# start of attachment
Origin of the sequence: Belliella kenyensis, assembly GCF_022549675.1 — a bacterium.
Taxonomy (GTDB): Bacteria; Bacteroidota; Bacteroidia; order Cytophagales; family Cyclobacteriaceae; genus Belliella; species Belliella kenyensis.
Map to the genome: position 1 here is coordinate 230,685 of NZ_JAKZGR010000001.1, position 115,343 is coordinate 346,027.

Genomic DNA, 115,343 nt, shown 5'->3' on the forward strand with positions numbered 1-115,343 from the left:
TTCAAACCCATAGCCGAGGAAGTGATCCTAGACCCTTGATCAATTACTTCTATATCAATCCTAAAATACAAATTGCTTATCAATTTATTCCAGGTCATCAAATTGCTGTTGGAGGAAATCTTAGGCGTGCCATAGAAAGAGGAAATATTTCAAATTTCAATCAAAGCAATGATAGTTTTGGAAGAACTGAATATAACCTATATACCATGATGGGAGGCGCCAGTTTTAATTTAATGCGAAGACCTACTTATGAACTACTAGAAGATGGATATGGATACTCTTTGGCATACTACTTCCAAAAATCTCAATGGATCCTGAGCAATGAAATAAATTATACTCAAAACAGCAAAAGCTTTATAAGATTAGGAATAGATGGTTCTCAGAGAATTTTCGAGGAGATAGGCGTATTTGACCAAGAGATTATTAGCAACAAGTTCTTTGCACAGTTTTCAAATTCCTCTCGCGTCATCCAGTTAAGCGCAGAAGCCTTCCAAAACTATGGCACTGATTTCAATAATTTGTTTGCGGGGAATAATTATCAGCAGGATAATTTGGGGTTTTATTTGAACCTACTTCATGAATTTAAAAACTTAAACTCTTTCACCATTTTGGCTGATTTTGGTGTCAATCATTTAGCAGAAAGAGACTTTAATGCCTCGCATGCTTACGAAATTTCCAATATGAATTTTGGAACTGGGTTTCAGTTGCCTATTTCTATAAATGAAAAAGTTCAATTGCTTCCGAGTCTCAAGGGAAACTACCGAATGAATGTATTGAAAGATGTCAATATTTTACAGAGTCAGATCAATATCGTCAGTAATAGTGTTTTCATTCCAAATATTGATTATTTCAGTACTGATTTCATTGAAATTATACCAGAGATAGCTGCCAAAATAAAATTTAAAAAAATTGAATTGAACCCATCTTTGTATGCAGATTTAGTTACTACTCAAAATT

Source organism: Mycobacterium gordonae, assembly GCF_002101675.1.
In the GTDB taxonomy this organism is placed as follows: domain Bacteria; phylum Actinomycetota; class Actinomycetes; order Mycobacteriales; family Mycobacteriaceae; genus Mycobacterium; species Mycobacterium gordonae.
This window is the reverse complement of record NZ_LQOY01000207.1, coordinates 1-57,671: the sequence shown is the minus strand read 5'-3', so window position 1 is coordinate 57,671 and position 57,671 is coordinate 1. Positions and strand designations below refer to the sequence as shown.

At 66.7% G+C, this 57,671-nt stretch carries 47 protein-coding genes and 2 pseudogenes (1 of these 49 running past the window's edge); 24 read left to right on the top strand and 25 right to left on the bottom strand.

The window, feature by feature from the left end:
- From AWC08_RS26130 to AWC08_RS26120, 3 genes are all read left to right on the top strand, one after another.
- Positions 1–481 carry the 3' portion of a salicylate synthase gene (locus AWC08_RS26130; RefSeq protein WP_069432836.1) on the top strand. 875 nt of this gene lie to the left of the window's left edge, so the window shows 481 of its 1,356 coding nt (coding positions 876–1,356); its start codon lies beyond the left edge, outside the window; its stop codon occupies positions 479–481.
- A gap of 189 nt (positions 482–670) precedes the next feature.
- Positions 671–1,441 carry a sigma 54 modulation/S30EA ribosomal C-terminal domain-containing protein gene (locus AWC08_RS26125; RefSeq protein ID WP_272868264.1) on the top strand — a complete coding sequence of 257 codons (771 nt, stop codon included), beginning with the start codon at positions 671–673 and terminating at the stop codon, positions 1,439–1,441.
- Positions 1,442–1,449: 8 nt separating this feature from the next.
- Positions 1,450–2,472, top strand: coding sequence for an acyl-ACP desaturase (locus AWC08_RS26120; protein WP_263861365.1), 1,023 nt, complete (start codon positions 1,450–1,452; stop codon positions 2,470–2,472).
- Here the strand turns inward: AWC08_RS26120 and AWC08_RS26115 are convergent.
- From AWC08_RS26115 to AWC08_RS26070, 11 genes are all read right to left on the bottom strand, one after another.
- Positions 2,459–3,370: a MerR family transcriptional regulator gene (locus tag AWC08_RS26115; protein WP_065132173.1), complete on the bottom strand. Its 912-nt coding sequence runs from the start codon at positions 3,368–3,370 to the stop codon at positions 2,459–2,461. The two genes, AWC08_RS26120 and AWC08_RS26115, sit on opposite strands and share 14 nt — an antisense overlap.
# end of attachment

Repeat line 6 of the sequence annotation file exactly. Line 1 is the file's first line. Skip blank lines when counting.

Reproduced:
Source organism: Mycobacterium gordonae, assembly GCF_002101675.1.